In the book, Anne of Green Gables: A Journey, Kevin Sullivan says that he became interested in creating a dream-world set in Prince Edward Island, that would be an antidote of escapism from the contemporary world. He wanted to produce a series that would appeal to men, women and children of all ages. This formula proved to make for television gold, with the Anne of Green Gables spin off television series, Road to Avonlea running for seven seasons and ending with a heartwarming Christmas film, An Avonlea Christmas .
Avonlea introduced many young Canadian actors, including Sarah Polley and Zachary Bennett, to the world and it also assembled a highly talented cast, including the likes of Jacque Boroughs, Cedric Smith, Marilyn Lightstone, and R.H. Thomson. Many of the cast lent their talents to Sullivan’s epic six-hour mini-series, By Way of The Stars, the story of two children and their heroic adventure across the North American frontier.
During the final years of production of Road to Avonlea, Sullivan and Grant turned their minds toward producing another show, different than anything they had done before. Kevin Sullivan looked to the writings of Canadian Author Max Braithwaite for inspiration, and to tales that had been passed down through his own family and began to bring together a story about a Canadian family during the Great Depression.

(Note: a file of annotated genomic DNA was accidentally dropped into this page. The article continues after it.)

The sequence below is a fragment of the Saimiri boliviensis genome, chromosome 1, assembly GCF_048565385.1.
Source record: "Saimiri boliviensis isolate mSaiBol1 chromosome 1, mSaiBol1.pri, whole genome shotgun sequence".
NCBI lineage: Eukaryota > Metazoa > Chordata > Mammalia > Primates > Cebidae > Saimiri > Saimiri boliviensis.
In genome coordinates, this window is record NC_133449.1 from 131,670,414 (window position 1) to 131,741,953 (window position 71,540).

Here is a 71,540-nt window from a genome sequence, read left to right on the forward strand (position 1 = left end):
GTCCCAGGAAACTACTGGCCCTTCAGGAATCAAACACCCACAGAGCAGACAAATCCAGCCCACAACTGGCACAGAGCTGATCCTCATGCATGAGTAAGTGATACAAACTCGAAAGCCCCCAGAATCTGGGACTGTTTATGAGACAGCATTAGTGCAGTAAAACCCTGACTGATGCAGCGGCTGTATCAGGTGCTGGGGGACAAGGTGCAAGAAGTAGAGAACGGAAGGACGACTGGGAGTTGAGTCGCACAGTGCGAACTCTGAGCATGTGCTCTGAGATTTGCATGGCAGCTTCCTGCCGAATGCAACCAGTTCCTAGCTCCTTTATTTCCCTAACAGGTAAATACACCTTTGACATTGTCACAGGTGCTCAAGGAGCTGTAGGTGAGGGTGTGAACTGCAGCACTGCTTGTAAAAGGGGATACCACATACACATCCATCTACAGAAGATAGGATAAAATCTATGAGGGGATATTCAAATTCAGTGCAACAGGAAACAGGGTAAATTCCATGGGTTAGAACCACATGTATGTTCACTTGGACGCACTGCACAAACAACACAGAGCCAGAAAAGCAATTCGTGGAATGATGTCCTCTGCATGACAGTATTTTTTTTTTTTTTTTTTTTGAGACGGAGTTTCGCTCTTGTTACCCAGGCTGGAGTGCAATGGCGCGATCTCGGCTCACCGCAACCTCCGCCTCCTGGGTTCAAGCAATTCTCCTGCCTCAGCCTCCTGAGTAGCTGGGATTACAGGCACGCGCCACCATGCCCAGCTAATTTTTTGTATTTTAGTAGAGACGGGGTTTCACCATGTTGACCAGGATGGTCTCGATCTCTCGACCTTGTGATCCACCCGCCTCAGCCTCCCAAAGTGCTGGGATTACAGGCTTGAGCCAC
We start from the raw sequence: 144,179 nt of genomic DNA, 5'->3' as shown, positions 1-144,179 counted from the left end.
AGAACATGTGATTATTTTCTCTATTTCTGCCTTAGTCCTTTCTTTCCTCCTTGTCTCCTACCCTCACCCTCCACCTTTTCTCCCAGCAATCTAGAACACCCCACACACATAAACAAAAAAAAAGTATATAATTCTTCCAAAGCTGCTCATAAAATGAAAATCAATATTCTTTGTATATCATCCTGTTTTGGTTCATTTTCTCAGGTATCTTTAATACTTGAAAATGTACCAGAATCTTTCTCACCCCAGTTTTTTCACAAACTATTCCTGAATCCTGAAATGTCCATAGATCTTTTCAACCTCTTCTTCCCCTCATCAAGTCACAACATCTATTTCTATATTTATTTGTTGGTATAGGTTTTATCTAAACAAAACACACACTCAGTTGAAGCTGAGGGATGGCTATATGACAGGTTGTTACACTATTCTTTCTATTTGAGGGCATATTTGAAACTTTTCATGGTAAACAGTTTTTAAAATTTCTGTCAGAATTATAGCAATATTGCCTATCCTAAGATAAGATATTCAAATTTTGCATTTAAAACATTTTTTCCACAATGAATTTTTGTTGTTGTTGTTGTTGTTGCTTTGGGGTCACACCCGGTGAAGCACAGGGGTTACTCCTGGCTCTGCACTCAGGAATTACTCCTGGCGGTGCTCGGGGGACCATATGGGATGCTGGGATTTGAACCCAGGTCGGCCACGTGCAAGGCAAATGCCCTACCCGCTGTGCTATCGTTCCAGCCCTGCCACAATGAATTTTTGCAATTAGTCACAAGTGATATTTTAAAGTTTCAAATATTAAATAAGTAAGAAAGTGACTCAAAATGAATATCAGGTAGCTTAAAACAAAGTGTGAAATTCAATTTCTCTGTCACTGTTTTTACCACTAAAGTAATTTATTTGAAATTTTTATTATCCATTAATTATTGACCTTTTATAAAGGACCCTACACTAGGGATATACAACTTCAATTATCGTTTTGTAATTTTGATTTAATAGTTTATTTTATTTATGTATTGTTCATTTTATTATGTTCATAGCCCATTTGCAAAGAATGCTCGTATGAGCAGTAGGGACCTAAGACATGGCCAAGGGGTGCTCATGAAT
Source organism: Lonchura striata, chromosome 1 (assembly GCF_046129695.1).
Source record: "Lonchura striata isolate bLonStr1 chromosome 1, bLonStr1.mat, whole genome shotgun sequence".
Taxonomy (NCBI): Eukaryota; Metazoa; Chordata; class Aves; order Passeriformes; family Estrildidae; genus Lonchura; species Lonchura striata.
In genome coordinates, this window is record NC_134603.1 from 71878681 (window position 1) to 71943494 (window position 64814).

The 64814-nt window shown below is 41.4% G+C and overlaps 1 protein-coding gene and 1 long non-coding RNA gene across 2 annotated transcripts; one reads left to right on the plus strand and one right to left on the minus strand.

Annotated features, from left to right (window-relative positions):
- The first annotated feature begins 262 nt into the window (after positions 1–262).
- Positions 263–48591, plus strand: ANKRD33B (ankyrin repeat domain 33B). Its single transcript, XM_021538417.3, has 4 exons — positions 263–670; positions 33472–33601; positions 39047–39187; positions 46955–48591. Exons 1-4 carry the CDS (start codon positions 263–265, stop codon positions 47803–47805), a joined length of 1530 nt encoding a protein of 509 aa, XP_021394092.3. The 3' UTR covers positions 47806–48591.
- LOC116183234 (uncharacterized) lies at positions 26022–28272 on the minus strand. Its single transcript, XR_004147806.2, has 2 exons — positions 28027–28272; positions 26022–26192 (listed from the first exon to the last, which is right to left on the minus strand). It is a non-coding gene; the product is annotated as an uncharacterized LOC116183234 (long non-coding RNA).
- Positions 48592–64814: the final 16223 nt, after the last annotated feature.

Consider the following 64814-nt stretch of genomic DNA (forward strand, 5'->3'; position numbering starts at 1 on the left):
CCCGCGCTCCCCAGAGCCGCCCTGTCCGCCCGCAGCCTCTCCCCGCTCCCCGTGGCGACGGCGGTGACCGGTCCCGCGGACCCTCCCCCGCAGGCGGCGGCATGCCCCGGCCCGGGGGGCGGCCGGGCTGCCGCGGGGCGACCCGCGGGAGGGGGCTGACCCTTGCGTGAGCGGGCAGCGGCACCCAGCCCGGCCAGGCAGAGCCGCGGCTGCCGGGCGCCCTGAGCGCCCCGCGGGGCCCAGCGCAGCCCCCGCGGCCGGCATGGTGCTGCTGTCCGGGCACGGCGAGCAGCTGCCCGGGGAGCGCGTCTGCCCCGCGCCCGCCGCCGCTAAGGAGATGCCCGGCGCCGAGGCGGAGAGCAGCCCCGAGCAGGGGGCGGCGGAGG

The fruits of these labours, Wind at My Back , set a new tone in Sullivan productions and moved audiences away from the pristine idyllic world of Avonlea, PEI and into the starker and more identifiable world of New Bedford, Ontario. Wind at My Back ran for five seasons, chronicling the life of the Bailey-Sutton family and ended in 2001 with the film A Wind at My Back Christmas.
During the production of Wind at My Back, Sullivan also produced the last Anne of Green Gables mini series to star Megan Follows, Anne of Green Gables: The Continuing Story. The follow up film to Road to Avonlea, An Avonlea Christmas, was set against the backdrop of WWI. The decision was made to set Anne of Green Gables: The Continuing Story, in the same time frame as An Avonlea Christmas, sending Anne and Gilbert off to war torn Europe.
After the premier of The Continuing Story and the end of Wind at My Back, the company turned their focus towards creating more inspiring and dramatic fare, including The Piano Man’s Daughter, based off the acclaimed Canadian novel by Timothy Findley, starring Stockard Channing and Wendy Crewson, as well as Mozart’s Magic Flute Diaries and Anne of Green Gables: A New Beginning.
The last film that Sullivan Entertainment released, was the eye-opening documentary Out of the Shadows, which details the ground-breaking scientific techniques used to uncover a hidden Rembrandt painting.
Currently, Kevin Sullivan and Trudy Grant have turned the company's focus towards bringing their films to a brand-new digital platform, GazeboTV, allowing access to the full Sullivan library of films, mini series, series, and documentaries worldwide. Over the next year, GazeboTV looks to bring fans the best viewing experience possible for the classic Sullivan programming they have come to know and love.
Written by Adriana Pacheco